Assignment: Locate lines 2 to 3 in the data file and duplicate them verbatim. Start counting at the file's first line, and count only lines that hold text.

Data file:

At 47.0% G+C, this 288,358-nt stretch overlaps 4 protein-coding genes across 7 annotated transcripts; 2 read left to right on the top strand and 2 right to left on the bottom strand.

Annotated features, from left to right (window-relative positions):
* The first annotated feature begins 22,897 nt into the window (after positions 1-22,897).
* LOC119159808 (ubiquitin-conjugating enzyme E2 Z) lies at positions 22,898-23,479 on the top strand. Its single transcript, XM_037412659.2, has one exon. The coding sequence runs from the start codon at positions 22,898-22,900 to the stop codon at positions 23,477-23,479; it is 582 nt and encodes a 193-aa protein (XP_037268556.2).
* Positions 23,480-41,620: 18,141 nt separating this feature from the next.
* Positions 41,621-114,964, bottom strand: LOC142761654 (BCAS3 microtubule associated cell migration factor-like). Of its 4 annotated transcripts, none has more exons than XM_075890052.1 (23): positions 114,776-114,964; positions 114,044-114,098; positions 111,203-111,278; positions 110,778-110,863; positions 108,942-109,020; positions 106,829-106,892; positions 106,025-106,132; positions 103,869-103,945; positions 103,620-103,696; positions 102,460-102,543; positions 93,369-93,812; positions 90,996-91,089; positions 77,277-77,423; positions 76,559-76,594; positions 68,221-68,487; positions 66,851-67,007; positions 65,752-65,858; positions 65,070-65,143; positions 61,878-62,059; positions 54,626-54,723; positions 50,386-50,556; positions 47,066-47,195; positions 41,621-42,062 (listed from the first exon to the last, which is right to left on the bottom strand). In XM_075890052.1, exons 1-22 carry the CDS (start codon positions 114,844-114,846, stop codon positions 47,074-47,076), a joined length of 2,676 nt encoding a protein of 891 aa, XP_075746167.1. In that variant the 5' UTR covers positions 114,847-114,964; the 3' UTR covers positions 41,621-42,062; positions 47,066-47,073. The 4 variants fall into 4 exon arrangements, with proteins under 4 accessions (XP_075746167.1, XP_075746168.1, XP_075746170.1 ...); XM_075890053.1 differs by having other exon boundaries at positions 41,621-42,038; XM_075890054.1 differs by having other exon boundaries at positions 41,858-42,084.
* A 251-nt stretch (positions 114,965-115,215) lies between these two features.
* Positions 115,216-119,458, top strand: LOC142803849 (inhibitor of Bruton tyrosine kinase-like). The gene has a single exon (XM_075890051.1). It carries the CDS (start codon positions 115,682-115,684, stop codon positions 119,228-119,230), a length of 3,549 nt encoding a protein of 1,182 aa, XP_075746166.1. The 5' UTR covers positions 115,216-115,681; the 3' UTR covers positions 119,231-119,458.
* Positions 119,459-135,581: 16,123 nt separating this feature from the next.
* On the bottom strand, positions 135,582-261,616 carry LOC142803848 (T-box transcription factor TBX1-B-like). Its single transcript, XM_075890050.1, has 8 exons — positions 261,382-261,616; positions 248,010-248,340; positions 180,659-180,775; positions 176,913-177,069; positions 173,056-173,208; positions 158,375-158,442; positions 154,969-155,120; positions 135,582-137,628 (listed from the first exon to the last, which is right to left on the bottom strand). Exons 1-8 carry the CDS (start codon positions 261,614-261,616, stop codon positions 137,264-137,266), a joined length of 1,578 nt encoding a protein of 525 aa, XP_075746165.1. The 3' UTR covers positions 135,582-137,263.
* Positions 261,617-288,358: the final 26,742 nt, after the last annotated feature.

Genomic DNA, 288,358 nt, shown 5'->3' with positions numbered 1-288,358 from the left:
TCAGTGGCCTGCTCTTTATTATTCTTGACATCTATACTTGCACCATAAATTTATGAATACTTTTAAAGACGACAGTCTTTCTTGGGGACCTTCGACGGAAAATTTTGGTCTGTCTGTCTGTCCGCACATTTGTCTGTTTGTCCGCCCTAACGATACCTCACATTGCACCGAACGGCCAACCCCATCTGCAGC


Annotated features, from left to right (window-relative positions):
* The first annotated feature begins 22,897 nt into the window (after positions 1-22,897).